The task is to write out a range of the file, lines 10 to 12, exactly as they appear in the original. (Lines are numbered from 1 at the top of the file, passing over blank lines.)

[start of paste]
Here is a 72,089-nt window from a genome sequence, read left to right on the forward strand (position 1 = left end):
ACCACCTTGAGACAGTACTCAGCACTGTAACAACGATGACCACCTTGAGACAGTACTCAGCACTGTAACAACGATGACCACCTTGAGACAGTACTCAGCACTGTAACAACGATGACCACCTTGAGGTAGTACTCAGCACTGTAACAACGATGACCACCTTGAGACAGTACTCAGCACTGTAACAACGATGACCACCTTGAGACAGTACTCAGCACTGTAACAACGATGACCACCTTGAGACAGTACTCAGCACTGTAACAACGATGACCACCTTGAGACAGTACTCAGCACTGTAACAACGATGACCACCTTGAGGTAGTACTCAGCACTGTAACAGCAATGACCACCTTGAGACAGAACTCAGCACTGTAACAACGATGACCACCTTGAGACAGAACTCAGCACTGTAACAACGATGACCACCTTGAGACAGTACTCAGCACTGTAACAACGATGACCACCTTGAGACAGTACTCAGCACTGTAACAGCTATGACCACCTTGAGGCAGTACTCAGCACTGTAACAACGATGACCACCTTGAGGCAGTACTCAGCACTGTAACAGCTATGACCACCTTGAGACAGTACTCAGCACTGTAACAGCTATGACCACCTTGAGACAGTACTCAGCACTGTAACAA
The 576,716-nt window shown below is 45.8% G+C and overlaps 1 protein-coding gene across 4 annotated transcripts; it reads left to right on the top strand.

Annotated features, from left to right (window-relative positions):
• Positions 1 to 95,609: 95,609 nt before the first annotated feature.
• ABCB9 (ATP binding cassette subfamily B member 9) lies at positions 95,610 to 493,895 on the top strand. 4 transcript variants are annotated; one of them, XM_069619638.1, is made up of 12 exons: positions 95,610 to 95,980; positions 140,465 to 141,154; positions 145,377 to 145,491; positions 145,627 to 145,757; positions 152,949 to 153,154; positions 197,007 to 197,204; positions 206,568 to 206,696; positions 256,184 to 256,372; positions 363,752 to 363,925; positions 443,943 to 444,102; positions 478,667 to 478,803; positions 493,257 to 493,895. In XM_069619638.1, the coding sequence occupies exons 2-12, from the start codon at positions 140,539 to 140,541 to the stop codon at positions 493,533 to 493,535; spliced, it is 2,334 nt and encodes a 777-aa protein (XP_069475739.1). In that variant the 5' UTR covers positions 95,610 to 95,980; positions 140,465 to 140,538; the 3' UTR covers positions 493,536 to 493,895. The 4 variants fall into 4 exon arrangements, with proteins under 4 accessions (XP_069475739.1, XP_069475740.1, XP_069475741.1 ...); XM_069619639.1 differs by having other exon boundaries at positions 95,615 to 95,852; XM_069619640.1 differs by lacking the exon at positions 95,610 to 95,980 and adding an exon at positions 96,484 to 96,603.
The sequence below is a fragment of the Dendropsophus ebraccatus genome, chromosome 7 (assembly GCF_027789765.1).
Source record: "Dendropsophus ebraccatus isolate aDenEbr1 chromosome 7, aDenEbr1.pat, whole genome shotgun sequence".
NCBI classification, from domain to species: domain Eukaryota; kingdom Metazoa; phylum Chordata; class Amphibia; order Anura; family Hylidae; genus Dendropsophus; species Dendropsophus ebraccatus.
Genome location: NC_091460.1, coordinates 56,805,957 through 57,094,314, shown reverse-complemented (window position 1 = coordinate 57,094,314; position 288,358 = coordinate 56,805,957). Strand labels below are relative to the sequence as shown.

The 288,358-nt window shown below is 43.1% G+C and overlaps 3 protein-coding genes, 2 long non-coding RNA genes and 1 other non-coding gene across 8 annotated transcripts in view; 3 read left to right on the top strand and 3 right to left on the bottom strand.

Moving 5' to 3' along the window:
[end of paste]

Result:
Genome location: NC_091460.1, coordinates 56,805,957 through 57,094,314, shown reverse-complemented (window position 1 = coordinate 57,094,314; position 288,358 = coordinate 56,805,957). Strand labels below are relative to the sequence as shown.

The 288,358-nt window shown below is 43.1% G+C and overlaps 3 protein-coding genes, 2 long non-coding RNA genes and 1 other non-coding gene across 8 annotated transcripts in view; 3 read left to right on the top strand and 3 right to left on the bottom strand.

Moving 5' to 3' along the window: